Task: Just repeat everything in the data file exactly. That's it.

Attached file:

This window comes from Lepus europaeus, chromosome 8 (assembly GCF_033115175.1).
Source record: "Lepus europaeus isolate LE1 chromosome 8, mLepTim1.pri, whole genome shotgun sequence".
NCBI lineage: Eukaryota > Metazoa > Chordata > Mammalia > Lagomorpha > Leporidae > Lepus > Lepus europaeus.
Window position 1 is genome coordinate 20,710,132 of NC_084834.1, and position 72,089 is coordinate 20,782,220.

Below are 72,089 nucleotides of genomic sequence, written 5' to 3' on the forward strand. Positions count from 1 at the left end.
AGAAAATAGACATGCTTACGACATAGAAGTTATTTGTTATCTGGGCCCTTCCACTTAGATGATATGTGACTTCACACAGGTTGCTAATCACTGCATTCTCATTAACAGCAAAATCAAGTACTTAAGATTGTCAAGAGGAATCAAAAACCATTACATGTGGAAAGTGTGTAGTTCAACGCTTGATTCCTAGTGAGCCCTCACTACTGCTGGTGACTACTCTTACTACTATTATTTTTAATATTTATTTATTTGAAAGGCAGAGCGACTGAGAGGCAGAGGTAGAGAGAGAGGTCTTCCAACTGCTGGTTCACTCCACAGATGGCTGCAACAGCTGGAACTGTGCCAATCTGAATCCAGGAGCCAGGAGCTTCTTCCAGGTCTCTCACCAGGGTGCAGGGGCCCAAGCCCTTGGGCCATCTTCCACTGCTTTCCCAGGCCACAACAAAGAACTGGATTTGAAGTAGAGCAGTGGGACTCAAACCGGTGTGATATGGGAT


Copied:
This window comes from Lepus europaeus, chromosome 8 (assembly GCF_033115175.1).
Source record: "Lepus europaeus isolate LE1 chromosome 8, mLepTim1.pri, whole genome shotgun sequence".
NCBI lineage: Eukaryota > Metazoa > Chordata > Mammalia > Lagomorpha > Leporidae > Lepus > Lepus europaeus.
Window position 1 is genome coordinate 20,710,132 of NC_084834.1, and position 72,089 is coordinate 20,782,220.

Below are 72,089 nucleotides of genomic sequence, written 5' to 3' on the forward strand. Positions count from 1 at the left end.
AGAAAATAGACATGCTTACGACATAGAAGTTATTTGTTATCTGGGCCCTTCCACTTAGATGATATGTGACTTCACACAGGTTGCTAATCACTGCATTCTCATTAACAGCAAAATCAAGTACTTAAGATTGTCAAGAGGAATCAAAAACCATTACATGTGGAAAGTGTGTAGTTCAACGCTTGATTCCTAGTGAGCCCTCACTACTGCTGGTGACTACTCTTACTACTATTATTTTTAATATTTATTTATTTGAAAGGCAGAGCGACTGAGAGGCAGAGGTAGAGAGAGAGGTCTTCCAACTGCTGGTTCACTCCACAGATGGCTGCAACAGCTGGAACTGTGCCAATCTGAATCCAGGAGCCAGGAGCTTCTTCCAGGTCTCTCACCAGGGTGCAGGGGCCCAAGCCCTTGGGCCATCTTCCACTGCTTTCCCAGGCCACAACAAAGAACTGGATTTGAAGTAGAGCAGTGGGACTCAAACCGGTGTGATATGGGAT